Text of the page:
Brooks was running out of options now, reprising his same kick to the left edge, with a little more height, but not enough to defy Blake as he leaped above the chase to collect it. With a Leilua offside, a barnstorming run from Nathan Brown, and a ruck error from Alex Seyfarth, who had been brimming with energy since he joined the park, the Eels had restored their flow, and were at the ten by tackle three, as Opacic landed on a Brown grubber just shy of the line, but couldn’t quite maintain possession as he tumbled over it and in goal.

In an effort to accelerate beyond that brief Tigers surge, the Eels had ended up overtaking themselves, meaning the visitors had a chance to reclaim their adrenalin as their own if they could control the next couple of sets. The Tiges got their chance early in the next Parra set, and their first real goal line attack, when Doueihi cleaned up a messy Sivo tap-back, giving his men a full set inside the Parramatta red zone. Yet the play came apart on the right edge, when Roberts followed an aimless run with a fourth-tackle chip that Blake took on the full.

Right when the Tigers needed a big individual play, they had their most deflating moment so far, as the Eels got their fifth restart (off a Stefano Utoikamanu ruck infringement), Shaun Lane offloaded back to Nathan Brown, and Gutho kicked it into the left corner, for what would have been a sure thing for Lane if he’d got the angle right. Instead, he careened it over the sideline, although this just prompted Parra’s second risky challenge of the night, as they sent it upstairs to prove that Walters had stuck out a boot to slightly deflect the trajectory.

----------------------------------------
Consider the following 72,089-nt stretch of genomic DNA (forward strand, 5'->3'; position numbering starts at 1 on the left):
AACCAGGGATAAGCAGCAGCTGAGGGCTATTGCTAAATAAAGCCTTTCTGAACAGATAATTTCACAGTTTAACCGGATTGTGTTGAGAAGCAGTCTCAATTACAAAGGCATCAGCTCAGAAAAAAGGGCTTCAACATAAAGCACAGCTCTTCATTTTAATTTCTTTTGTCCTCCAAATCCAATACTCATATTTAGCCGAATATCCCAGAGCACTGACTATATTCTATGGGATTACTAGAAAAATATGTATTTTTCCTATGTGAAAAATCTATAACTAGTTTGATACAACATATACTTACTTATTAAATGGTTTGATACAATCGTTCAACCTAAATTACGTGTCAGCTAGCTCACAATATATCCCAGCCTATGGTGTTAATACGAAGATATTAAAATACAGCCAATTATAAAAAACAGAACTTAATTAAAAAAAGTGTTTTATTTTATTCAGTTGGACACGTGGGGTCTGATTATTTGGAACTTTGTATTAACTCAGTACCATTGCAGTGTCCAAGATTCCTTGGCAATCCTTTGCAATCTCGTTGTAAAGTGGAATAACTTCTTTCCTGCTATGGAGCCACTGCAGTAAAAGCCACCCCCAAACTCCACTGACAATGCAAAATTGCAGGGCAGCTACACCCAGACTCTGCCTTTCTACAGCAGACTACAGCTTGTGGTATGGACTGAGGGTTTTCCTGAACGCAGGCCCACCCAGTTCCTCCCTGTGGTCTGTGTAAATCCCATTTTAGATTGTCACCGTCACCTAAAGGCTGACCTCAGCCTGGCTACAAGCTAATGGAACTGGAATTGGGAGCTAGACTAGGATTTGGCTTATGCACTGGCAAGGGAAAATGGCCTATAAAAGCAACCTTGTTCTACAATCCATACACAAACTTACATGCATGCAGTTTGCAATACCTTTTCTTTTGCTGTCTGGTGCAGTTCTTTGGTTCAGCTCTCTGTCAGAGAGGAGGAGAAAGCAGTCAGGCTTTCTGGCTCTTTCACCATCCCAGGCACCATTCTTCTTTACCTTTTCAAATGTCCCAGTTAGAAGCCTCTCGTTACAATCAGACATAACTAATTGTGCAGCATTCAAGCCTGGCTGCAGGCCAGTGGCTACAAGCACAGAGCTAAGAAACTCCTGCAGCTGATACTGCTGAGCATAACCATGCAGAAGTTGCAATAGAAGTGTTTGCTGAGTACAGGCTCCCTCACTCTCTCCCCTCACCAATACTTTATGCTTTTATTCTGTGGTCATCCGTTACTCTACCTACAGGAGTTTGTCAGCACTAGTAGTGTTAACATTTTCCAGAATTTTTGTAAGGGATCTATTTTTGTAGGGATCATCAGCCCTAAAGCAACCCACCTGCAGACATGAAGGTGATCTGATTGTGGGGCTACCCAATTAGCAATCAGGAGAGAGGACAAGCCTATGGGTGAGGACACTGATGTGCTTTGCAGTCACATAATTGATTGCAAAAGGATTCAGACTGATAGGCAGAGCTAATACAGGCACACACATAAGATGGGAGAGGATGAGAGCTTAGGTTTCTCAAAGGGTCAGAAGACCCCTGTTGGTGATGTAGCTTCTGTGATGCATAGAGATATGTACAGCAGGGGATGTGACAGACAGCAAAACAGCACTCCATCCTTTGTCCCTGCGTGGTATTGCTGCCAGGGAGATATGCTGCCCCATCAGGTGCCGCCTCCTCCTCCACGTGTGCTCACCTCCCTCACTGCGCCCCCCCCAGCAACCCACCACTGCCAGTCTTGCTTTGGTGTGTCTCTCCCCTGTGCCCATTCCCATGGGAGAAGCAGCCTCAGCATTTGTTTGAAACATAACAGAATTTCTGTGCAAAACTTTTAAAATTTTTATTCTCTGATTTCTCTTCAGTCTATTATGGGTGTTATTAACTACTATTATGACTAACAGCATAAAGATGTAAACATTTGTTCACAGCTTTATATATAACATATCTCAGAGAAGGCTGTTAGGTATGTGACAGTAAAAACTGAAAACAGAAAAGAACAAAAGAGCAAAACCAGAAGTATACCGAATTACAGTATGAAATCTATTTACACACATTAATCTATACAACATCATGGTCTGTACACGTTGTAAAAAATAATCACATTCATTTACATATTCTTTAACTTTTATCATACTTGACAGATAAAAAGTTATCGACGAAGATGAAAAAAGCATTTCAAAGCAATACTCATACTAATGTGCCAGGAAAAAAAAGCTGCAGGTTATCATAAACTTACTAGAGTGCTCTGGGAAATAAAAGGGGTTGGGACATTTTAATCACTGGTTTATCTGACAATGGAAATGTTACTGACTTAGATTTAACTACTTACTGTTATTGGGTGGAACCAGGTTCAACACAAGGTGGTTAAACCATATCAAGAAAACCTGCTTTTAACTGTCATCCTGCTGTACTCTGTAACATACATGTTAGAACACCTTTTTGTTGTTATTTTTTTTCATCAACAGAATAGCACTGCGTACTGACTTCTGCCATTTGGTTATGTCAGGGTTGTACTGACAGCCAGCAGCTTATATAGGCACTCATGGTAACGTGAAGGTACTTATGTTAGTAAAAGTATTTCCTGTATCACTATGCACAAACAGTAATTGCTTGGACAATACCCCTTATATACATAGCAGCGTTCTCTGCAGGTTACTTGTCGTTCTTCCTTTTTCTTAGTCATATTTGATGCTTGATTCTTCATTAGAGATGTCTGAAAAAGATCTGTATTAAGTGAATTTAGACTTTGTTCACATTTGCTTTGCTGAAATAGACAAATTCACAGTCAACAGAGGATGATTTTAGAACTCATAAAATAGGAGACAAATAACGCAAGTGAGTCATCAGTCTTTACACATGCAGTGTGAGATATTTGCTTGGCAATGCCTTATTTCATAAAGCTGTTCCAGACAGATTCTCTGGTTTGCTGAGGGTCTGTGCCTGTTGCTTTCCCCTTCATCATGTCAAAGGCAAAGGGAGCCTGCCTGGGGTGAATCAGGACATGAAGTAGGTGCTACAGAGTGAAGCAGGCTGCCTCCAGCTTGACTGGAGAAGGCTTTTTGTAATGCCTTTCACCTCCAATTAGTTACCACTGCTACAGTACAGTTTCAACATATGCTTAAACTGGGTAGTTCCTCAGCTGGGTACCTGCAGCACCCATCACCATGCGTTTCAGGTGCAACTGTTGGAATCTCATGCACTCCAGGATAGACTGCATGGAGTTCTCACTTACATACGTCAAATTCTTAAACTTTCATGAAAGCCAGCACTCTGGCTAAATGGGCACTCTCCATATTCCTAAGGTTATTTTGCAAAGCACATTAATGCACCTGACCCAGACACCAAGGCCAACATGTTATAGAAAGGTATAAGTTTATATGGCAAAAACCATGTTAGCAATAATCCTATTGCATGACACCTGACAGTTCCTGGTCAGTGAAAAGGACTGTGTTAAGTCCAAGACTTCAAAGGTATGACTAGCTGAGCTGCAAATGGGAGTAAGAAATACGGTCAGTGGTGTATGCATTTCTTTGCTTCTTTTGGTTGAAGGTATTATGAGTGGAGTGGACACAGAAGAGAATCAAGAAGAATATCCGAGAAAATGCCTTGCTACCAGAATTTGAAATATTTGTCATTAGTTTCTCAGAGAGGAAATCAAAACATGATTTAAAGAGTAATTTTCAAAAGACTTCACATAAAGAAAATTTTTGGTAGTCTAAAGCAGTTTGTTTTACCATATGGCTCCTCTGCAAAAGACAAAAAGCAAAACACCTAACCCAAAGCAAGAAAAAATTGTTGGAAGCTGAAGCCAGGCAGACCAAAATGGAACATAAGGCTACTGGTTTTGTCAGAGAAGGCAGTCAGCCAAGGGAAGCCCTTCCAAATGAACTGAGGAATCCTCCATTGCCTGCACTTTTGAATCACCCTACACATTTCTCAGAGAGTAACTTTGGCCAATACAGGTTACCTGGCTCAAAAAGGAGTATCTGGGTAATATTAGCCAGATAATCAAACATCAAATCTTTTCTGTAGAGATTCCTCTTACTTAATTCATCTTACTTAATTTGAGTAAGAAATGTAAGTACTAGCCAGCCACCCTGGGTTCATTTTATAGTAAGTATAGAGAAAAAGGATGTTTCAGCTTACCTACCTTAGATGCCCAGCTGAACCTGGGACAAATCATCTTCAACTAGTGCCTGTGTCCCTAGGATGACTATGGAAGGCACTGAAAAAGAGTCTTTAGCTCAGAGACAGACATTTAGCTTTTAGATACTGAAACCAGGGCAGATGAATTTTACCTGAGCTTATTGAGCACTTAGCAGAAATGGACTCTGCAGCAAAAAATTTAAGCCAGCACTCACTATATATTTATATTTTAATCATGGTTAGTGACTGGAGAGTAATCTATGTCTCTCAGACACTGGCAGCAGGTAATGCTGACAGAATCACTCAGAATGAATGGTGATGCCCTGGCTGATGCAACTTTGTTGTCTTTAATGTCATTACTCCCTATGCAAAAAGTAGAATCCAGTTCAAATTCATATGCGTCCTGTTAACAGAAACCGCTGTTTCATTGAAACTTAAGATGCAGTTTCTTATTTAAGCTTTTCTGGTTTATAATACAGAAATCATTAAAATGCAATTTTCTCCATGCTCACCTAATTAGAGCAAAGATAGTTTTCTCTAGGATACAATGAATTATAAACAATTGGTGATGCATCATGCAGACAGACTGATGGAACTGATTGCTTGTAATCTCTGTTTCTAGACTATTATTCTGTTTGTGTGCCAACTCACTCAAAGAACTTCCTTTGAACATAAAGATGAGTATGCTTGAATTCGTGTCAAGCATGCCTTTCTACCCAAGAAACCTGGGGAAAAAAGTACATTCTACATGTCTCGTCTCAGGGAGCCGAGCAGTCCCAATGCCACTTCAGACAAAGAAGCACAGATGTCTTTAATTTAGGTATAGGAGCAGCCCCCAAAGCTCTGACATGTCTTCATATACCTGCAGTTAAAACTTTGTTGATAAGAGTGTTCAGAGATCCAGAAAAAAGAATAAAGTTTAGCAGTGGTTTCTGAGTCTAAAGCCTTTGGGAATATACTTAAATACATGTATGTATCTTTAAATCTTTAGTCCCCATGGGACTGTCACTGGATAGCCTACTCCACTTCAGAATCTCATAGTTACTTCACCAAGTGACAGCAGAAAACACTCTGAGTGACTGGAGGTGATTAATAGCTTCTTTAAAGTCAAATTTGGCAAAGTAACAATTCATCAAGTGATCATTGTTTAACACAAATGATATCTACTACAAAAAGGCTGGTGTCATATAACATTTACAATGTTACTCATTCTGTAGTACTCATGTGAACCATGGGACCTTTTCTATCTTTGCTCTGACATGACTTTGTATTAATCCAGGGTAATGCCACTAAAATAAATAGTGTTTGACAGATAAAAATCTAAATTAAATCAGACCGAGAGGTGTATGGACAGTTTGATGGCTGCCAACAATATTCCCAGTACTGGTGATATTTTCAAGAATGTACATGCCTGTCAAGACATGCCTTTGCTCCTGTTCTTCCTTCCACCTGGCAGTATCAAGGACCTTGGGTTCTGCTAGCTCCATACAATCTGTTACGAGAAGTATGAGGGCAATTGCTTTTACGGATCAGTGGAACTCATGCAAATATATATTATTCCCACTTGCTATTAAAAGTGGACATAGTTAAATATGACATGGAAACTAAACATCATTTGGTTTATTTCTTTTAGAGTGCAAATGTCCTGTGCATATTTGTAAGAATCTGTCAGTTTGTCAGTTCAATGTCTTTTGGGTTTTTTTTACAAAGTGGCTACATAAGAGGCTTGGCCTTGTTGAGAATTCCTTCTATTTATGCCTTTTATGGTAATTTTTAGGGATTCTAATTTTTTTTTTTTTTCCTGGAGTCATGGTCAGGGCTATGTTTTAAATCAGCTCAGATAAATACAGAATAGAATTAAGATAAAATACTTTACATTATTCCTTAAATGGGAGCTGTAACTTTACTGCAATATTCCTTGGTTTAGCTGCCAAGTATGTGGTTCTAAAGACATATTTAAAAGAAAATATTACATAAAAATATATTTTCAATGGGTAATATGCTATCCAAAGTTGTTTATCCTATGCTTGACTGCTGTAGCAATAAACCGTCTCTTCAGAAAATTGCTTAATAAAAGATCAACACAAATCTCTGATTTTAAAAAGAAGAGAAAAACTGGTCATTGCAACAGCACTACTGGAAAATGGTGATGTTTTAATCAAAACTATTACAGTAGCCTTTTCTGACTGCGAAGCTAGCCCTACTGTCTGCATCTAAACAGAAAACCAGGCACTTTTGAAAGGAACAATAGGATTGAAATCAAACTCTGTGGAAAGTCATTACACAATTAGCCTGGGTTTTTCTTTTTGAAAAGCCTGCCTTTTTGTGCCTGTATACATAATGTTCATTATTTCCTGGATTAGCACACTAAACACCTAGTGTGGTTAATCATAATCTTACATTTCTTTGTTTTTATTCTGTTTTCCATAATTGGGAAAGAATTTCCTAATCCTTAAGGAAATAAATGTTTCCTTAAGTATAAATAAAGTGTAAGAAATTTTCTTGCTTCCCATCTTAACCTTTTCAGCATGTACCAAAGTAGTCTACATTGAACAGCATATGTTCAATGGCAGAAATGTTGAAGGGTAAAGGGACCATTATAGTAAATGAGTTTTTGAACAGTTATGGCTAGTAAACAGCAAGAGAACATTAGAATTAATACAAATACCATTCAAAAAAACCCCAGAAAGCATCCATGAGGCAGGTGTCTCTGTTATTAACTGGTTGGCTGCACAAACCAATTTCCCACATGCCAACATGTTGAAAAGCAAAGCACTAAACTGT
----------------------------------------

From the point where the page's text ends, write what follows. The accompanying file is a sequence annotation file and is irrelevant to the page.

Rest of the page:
The ball would have still gone over the sideline, but Parra had a fresh set in the Tigers’ twenty, and felt restored here, having proved to themselves that they could turn even their own errors to their advantage. Lussick charged at the line on the right on play three, and the Eels retreated to the twenty on the left, but only to recharge their batteries, as Blake brought them back into the ten with a short sharp run, and Lussick got his debut try after all, scooping the Steeden out of dummy half and burrowing past Leilua and Utoikamanu to smash it down.

Streaky as always, Moses popped through his third goal of the night, and Marata Niukore got the restart rolling with a damaging run to clear the Parramatta red zone. Lane then got the post-contacts, even if he couldn’t manage a second offload, and the two Browns ended the set – Nathan by bringing them over halfway, Dylan by booting it all the way to the Tigers’ ten. By this stage, the Tigers were sitting on 38% of possession, 478-814 run metres and 19-7 missed tackles, and seemed to have spent the whole game working it out of their own end.

Things got worse when Opacic shrugged off a couple of defenders to hit the twenty on Parra’s next set, setting up a sublime spinal synergy that almost ended with Moses’ first try in 23 games. Finding himself with the footy on the left edge, Gutho swerved towards the wing, and back again, before booting a Moses-like grubber in goal, where Mitch seemed incredulous as it bounced straight into his chest. He must have been rusty after so long without a four-pointer, though, since the replay showed he’d followed Opacic by fumbling it on the ground.

Moses’ joy was so palpable that it was really agonising to see him disappointed here – and a real momentum-killer for the Eels. For a moment, it looked like Opacic had set up their best sequence of the first half, but instead it had all ended with a reprisal of his own disappointment on the right edge. No surprise, then, that the Tigers scored the first of their two tries in this motivation vacuum, as Brooks took a short ball from Leilua, and made the most of a temporarily deflated defensive line to run it hard and fast up the middle.